A louder peace

“As you enter the house, greet it. If the house is worthy, let your peace come upon it; but if it is not worthy, let your peace return to you.” (Matthew 10:12-13)

This is Jesus, instructing his apostles, sending them out to preach the good news of God’s love, revealed in the person of Christ. And in the midst of a world, like ours, at war with itself, he talks of peace.

He tells his disciples to do their own work of peace without worrying too much about whether or not it is worthy or wasted work. The work of peace, Jesus tells them, is never wasted. If it finds fertile ground, it will grow in those with whom you have shared it. If not, it will return to grow in you.

We know, in our present situation, how deeply the work of peace is needed. It is hampered, sorely, by our tendency to judge, to discern who is deserving of our peace, and who is not. But Jesus instructs us: do your own work of peace. Let your peace be upon any who will receive it, and if not, let it continue to grow in you. Do not be deflected from your own peace by any unworthiness of judgement or of faith. Do the work of peace.

We may, like Sarah, laugh to think that such an old and dried-up thing as peace could ever bear fruit; but then we would be underestimating the long arc of God’s kingdom, and the power of the Holy Spirit to provoke new surprises, new life, new laughter without notice.

How will we do the work of peace in a divided country and a divisive world? Jesus suggests, one household, one family, one greeting at a time. When you enter the house, greet it with peace – no exceptions. When you encounter a stranger, let your peace be upon her, without reservation. Choose to associate with those of a different race, generation, political persuasion – and let your peace be known to them, without price. Be as wise as serpents, and gentle and innocent as doves. If they are worthy, your peace will grow in them, and if not, it will continue to grow in you.

Peace is not passive, mind you. The work of peace is important and active and vital. Be as wise as serpents, and labour for the Lord. Spreading the good news of God’s love revealed in the person of Christ means bringing good news to the poor, and freedom to the captive; healing to the hungry, and life to the walking dead.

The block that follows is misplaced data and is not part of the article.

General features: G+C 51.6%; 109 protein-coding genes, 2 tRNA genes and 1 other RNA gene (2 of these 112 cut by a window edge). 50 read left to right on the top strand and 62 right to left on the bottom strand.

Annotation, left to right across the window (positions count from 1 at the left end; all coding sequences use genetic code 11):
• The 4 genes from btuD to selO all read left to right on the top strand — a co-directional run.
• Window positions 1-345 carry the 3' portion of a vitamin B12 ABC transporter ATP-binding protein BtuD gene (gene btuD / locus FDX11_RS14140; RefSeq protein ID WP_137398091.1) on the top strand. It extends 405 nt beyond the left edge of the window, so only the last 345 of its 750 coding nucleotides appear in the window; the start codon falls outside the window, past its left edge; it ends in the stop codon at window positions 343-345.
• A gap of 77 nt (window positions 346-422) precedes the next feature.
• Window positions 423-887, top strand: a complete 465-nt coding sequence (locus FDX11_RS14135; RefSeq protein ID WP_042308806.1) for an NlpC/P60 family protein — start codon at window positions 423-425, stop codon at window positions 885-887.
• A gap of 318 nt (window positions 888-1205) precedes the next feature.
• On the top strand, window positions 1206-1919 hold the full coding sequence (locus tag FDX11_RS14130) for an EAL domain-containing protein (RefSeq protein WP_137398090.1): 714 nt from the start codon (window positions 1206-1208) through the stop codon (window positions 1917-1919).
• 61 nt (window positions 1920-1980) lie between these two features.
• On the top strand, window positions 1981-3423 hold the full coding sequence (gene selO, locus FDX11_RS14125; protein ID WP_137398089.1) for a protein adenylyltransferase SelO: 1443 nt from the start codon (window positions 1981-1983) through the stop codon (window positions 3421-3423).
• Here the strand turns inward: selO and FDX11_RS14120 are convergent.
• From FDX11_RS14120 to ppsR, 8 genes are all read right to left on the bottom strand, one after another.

The work of peace means facing up to a justice system which operates in a system of injustice to keep the lives of men like Philando Castile cut short and lets loose those to whom his life mattered little. There can be no peace without justice; we have work to do.

The work of addressing gun violence – on Monday night, your Vestry talked about this very work, and then this week, on Capitol Hill, lawmakers were considering a bill to deregulate silencers for privately owned guns, even as their Capitol police protectors were running towards the sound of gunfire to save their colleagues from further damage and danger. The work of addressing gun violence is not about becoming quieter. It is loud and it is necessary, and it is the work of peace, to pound our assault rifles into ploughshares and our handguns into pruning hooks.

The work of peace is not a quiet, unassuming activity. It is on fire with the heat of the gospel, fuelled by the hard wood of the cross.

We spent the rest of the past week, some of us, learning about the saints at summer music camp. We heard of St Francis, who stripped away everything he had of privilege and background to address the poverty and inequality he saw around him, to protest the perversion of God’s kingdom that is promoted when some lives seem to matter more than others.

We learned about Mary, who said, “Let it be to me as the Lord has spoken,” and then turned around and sang a song of revolution, in which the proud are scattered in their imaginations, and peace falls upon the lowly and the humble.

We learned about Fanny Crosby, who was not content to praise God in hymnody and song alone, but who also pestered Congress to improve education for her blind students and for people with disabilities – doing the work of peace, which is the work of justice, with a song on her lips and steel in her heart.

This work of peace is not without risk. See, says Jesus, I am sending you out like sheep among wolves. Francis lost his family. St Cecilia lost her husband, her brother-in-law, and her life. St Ignatius was eaten by lions – these things can happen in the course of working for peace.

But for most of us, the risks are more modest: the risk of failing to grow the peace that is in us; of failing to share it. Of wondering, when things go wrong, whether there is more that we could or should have done to make a difference in this divided world; to do our own work of peace.

Let us make a new start this morning, sharing the peace that Christ has given to us, without reservation, indiscriminately. Greet someone new as we share the Peace this morning; let your peace be upon them, and let it be grown also in you. Practice peace on one another, that we may go out from this place in peace to love and to serve the Lord, to grow God’s kingdom one greeting of peace at a time, speaking peace out loud.

“As you enter the house, greet it. If the house is worthy, let your peace come upon it; but if it is not worthy, let your peace return to you.”


About Rosalind C Hughes

Rosalind C Hughes is a priest and author living near the shores of Lake Erie. After growing up in England and Wales, and living briefly in Singapore, she is now settled in Ohio. She serves an Episcopal church just outside Cleveland. Rosalind is the author of A Family Like Mine: Biblical Stories of Love, Loss, and Longing , and Whom Shall I Fear? Urgent Questions for Christians in an Age of Violence, both from Upper Room Books. She loves the lake, misses the ocean, and is finally coming to terms with snow.
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